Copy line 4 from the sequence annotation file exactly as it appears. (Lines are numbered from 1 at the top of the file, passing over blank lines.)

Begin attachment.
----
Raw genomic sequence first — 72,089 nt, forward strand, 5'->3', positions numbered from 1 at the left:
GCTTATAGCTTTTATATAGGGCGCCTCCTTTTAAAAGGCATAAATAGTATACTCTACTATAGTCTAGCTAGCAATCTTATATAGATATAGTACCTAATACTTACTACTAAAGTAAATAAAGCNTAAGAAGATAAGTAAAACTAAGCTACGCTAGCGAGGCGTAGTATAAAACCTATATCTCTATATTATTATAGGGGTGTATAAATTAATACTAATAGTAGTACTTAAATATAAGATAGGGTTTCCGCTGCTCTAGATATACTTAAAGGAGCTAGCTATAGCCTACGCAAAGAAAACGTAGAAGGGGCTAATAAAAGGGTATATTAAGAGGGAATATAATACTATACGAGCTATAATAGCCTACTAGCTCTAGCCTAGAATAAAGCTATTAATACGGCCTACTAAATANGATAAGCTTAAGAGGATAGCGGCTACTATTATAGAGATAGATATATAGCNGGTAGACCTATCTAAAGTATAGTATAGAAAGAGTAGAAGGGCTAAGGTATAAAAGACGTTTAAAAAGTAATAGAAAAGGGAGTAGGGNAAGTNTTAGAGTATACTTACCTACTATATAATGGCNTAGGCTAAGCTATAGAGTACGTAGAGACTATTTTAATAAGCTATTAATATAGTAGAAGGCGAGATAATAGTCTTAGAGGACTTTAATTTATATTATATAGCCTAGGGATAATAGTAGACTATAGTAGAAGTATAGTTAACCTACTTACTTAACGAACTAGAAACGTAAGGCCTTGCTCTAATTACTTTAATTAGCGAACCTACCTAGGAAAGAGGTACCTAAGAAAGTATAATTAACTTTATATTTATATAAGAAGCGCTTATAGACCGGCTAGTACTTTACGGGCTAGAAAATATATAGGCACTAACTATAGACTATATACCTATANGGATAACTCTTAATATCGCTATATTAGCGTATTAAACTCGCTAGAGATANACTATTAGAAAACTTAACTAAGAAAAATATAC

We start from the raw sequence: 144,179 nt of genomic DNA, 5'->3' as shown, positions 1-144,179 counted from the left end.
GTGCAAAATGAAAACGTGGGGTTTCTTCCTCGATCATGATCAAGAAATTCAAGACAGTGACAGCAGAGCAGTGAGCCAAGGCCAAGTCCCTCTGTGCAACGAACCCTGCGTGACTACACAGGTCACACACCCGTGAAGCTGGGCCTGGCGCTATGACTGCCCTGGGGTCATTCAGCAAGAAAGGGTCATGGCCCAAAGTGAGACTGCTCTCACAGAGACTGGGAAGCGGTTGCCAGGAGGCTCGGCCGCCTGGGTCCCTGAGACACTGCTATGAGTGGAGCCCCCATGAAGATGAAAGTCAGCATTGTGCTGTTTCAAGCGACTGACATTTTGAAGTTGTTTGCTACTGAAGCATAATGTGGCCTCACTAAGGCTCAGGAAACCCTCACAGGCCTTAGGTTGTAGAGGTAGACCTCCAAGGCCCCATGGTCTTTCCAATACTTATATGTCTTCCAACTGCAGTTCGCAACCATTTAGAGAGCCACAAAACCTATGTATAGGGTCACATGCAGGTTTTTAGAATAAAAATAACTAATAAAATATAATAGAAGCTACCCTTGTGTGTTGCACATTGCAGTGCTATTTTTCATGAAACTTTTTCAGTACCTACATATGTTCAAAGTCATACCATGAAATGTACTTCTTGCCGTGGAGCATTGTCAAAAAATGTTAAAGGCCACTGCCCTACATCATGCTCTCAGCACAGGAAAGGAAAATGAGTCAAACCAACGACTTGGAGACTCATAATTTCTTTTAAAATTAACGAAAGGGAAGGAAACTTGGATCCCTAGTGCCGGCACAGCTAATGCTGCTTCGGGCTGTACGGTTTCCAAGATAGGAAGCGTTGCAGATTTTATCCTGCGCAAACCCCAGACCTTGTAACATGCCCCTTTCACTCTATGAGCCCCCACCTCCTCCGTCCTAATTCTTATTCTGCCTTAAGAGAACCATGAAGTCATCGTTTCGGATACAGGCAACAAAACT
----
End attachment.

GTGCAAAATGAAAACGTGGGGTTTCTTCCTCGATCATGATCAAGAAATTCAAGACAGTGACAGCAGAGCAGTGAGCCAAGGCCAAGTCCCTCTGTGCAACGAACCCTGCGTGACTACACAGGTCACACACCCGTGAAGCTGGGCCTGGCGCTATGACTGCCCTGGGGTCATTCAGCAAGAAAGGGTCATGGCCCAAAGTGAGACTGCTCTCACAGAGACTGGGAAGCGGTTGCCAGGAGGCTCGGCCGCCTGGGTCCCTGAGACACTGCTATGAGTGGAGCCCCCATGAAGATGAAAGTCAGCATTGTGCTGTTTCAAGCGACTGACATTTTGAAGTTGTTTGCTACTGAAGCATAATGTGGCCTCACTAAGGCTCAGGAAACCCTCACAGGCCTTAGGTTGTAGAGGTAGACCTCCAAGGCCCCATGGTCTTTCCAATACTTATATGTCTTCCAACTGCAGTTCGCAACCATTTAGAGAGCCACAAAACCTATGTATAGGGTCACATGCAGGTTTTTAGAATAAAAATAACTAATAAAATATAATAGAAGCTACCCTTGTGTGTTGCACATTGCAGTGCTATTTTTCATGAAACTTTTTCAGTACCTACATATGTTCAAAGTCATACCATGAAATGTACTTCTTGCCGTGGAGCATTGTCAAAAAATGTTAAAGGCCACTGCCCTACATCATGCTCTCAGCACAGGAAAGGAAAATGAGTCAAACCAACGACTTGGAGACTCATAATTTCTTTTAAAATTAACGAAAGGGAAGGAAACTTGGATCCCTAGTGCCGGCACAGCTAATGCTGCTTCGGGCTGTACGGTTTCCAAGATAGGAAGCGTTGCAGATTTTATCCTGCGCAAACCCCAGACCTTGTAACATGCCCCTTTCACTCTATGAGCCCCCACCTCCTCCGTCCTAATTCTTATTCTGCCTTAAGAGAACCATGAAGTCATCGTTTCGGATACAGGCAACAAAACT